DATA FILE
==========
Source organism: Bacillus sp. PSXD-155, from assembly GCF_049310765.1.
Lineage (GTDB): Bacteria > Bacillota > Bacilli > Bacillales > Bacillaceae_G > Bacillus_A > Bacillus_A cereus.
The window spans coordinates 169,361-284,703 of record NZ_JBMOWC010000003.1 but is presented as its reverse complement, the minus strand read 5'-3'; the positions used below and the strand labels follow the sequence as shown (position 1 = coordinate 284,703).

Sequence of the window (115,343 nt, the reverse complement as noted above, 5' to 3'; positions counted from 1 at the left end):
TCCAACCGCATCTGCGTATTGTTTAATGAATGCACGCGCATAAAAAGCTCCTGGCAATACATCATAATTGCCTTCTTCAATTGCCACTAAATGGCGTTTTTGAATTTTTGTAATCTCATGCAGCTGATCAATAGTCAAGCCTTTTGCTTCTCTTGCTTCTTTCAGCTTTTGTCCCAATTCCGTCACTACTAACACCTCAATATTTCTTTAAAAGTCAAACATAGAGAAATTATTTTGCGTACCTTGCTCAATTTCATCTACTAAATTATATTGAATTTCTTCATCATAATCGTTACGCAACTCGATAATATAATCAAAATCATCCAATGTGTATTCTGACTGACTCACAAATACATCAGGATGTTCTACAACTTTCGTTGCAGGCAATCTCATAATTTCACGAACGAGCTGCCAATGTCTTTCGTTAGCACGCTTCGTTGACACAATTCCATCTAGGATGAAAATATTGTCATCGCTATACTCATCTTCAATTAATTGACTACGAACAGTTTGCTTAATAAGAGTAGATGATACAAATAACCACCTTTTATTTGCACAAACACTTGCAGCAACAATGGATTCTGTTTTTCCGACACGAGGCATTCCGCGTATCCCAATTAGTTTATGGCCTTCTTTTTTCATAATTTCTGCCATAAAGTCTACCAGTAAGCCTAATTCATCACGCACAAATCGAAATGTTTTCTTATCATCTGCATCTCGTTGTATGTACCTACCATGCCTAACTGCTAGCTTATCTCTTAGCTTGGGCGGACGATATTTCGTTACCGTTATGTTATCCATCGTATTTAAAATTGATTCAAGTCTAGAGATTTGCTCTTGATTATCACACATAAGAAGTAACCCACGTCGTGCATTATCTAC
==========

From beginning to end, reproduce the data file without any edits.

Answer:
Source organism: Bacillus sp. PSXD-155, from assembly GCF_049310765.1.
Lineage (GTDB): Bacteria > Bacillota > Bacilli > Bacillales > Bacillaceae_G > Bacillus_A > Bacillus_A cereus.
The window spans coordinates 169,361-284,703 of record NZ_JBMOWC010000003.1 but is presented as its reverse complement, the minus strand read 5'-3'; the positions used below and the strand labels follow the sequence as shown (position 1 = coordinate 284,703).

Sequence of the window (115,343 nt, the reverse complement as noted above, 5' to 3'; positions counted from 1 at the left end):
TCCAACCGCATCTGCGTATTGTTTAATGAATGCACGCGCATAAAAAGCTCCTGGCAATACATCATAATTGCCTTCTTCAATTGCCACTAAATGGCGTTTTTGAATTTTTGTAATCTCATGCAGCTGATCAATAGTCAAGCCTTTTGCTTCTCTTGCTTCTTTCAGCTTTTGTCCCAATTCCGTCACTACTAACACCTCAATATTTCTTTAAAAGTCAAACATAGAGAAATTATTTTGCGTACCTTGCTCAATTTCATCTACTAAATTATATTGAATTTCTTCATCATAATCGTTACGCAACTCGATAATATAATCAAAATCATCCAATGTGTATTCTGACTGACTCACAAATACATCAGGATGTTCTACAACTTTCGTTGCAGGCAATCTCATAATTTCACGAACGAGCTGCCAATGTCTTTCGTTAGCACGCTTCGTTGACACAATTCCATCTAGGATGAAAATATTGTCATCGCTATACTCATCTTCAATTAATTGACTACGAACAGTTTGCTTAATAAGAGTAGATGATACAAATAACCACCTTTTATTTGCACAAACACTTGCAGCAACAATGGATTCTGTTTTTCCGACACGAGGCATTCCGCGTATCCCAATTAGTTTATGGCCTTCTTTTTTCATAATTTCTGCCATAAAGTCTACCAGTAAGCCTAATTCATCACGCACAAATCGAAATGTTTTCTTATCATCTGCATCTCGTTGTATGTACCTACCATGCCTAACTGCTAGCTTATCTCTTAGCTTGGGCGGACGATATTTCGTTACCGTTATGTTATCCATCGTATTTAAAATTGATTCAAGTCTAGAGATTTGCTCTTGATTATCACACATAAGAAGTAACCCACGTCGTGCATTATCTAC